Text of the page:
When I talk about mid-century style, I’m generally referring to the years between the early 1950’s and the mid 1960’s. Yes, there were considerable shifts of fashion and style within that span of time, but when I look back at pictures from that era, certain themes in mainstream fashion are consistently present. Some of these run distinctly counter to current trends (as evidenced, for example, by contemporary disdain for anything too “matchy–matchy“), and some seem to be finding their way back into fashion in modern incarnations (sheath dresses, full skirts, red lipstick, kitten heels).
If you are drawn to these iconic looks and are thinking of adding some elements of classic mid-century style to your mix, here are the buzzwords you’ll want to keep in mind: structured, fitted, coordinated, matching, polished, streamlined, tailored, refined, appropriate to the occasion, smooth (thanks in no small part to often armour-like girdles underneath), feminine, petite (I’m thinking accessories here), demure, contained, colors (black was rarely worn by women during the day), prints. These are overall themes, not hard-and-fast rules.
Back to drawing from the amazing costuming in Mad Men, Francine, on the right above, is a great illustration of some of these. The colors in her jacket, top, and pants are coordinated. (I remember that even when my mother and her friends wore more casual separates, they were often purchased as a “set,” which these days would risk looking dowdy.) I have to admit I adore this outfit and would be tempted to wear a version of it today. Look at the dainty wristwatches, and Betty’s understated pearls and charm bracelet. Some women did wear bigger, bolder costume jewelry, but smaller, more ladylike adornment was the norm at least among my parents’ cohort, and I was often warned off of anything “too gaudy.” (Moth, meet flame.)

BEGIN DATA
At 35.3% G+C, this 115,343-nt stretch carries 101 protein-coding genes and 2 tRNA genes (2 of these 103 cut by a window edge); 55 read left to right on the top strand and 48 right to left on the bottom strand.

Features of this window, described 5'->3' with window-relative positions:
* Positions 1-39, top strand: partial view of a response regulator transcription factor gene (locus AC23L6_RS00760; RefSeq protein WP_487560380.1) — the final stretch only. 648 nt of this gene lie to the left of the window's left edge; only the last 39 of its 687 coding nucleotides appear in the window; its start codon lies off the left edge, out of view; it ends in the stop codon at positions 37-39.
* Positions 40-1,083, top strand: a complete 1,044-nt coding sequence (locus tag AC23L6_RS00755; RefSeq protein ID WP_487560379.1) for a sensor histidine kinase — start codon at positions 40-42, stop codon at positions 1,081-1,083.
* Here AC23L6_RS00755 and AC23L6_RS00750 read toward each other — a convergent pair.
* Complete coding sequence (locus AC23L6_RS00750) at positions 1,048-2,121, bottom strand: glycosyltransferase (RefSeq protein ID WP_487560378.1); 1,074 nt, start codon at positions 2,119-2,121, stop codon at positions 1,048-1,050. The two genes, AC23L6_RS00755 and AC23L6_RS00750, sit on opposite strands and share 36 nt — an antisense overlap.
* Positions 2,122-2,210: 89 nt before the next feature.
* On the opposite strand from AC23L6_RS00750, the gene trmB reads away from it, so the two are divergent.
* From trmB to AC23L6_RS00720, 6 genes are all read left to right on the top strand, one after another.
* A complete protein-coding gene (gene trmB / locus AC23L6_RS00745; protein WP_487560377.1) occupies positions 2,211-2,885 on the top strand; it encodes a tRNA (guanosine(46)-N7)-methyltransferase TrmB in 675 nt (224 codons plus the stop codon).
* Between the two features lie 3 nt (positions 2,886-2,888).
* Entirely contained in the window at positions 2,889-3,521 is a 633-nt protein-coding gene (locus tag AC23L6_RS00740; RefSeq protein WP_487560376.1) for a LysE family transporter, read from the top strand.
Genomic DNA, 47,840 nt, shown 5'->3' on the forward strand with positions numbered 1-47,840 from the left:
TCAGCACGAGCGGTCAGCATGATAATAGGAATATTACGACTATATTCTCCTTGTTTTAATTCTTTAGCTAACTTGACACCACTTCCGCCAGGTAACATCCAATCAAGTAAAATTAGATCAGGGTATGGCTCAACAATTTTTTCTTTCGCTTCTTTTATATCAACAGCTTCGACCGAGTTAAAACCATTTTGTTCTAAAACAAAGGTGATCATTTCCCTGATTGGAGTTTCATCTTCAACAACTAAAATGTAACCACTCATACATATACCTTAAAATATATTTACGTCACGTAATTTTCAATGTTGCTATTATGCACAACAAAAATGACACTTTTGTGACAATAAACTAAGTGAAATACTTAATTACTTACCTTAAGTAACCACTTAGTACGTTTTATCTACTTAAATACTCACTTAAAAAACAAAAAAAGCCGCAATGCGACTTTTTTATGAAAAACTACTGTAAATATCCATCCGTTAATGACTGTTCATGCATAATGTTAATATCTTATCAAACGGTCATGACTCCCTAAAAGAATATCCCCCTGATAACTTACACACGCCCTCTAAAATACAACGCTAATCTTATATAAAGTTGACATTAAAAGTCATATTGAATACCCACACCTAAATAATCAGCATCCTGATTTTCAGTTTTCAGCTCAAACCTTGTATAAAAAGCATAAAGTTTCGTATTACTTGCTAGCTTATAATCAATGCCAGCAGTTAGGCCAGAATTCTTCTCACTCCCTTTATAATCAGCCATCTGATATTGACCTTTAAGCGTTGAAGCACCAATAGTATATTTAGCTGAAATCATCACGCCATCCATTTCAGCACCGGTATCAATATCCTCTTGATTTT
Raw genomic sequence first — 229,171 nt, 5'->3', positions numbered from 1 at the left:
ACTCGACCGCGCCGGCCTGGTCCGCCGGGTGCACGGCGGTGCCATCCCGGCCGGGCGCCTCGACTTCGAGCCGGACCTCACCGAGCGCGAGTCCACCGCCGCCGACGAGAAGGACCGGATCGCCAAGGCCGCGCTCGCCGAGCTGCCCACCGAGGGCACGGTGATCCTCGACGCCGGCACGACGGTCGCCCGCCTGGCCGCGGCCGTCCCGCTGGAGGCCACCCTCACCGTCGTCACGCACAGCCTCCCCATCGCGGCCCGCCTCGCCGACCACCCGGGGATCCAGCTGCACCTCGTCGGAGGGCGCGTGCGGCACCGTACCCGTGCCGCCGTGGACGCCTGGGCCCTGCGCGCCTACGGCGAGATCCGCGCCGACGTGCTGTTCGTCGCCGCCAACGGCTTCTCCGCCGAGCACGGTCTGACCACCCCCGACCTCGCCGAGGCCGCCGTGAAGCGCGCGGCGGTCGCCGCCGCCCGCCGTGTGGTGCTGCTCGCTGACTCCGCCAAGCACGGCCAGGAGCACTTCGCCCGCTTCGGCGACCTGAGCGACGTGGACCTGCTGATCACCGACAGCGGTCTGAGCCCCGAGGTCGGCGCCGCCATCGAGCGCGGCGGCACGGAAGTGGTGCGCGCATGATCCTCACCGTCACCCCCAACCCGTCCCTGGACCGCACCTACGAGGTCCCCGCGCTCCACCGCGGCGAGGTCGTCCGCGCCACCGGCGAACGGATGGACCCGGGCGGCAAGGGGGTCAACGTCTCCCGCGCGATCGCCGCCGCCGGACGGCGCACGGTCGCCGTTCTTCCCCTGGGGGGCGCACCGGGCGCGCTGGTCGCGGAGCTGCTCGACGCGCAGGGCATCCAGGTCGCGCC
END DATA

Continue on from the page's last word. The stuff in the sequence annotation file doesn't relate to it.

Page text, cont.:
This was, after all, my mother’s style icon.
Bags and shoes were supposed to match each other, and matching to one’s outfit was even better. Below, note the green dress, bag and shoes.
(Yes, that’s dried blood on Joan’s dress. If you haven’t seen the show, I’m not going to spoil it but I will say that it’s not hers.) Look at that tiny purse on the seat next to her. There’s a scene during the first season where one of the other women in the office comments on Joan’s “huge pocketbook”; compared to today’s luggage-sized bags it looks almost miniature.
Many mid-century style themes appear dated to our modern sensibilities, or will at least until the fashion pendulum swings back in that direction. I don’t think modern women will ever go back to the confining clothes, rigid shapewear, and strict rules about what can be worn with what, and when and where, but I do think some of these elements I listed above will continue to catch on, if only as an antidote to the anything-goes-ism that has seemed to dominate fashion for the last few years. And even if not, if certain mid-century (or any other era’s) styles really float your boat, my .02 says wear them. Just not all at once, lest you risk looking as though you just stepped out of a time capsule.
Are there some looks you love that feel out of date? Do you wear them anyway? If so, do you consciously style them look more modern?
Next up, some specific ideas for incorporating elements of mid-century style into a modern wardrobe.
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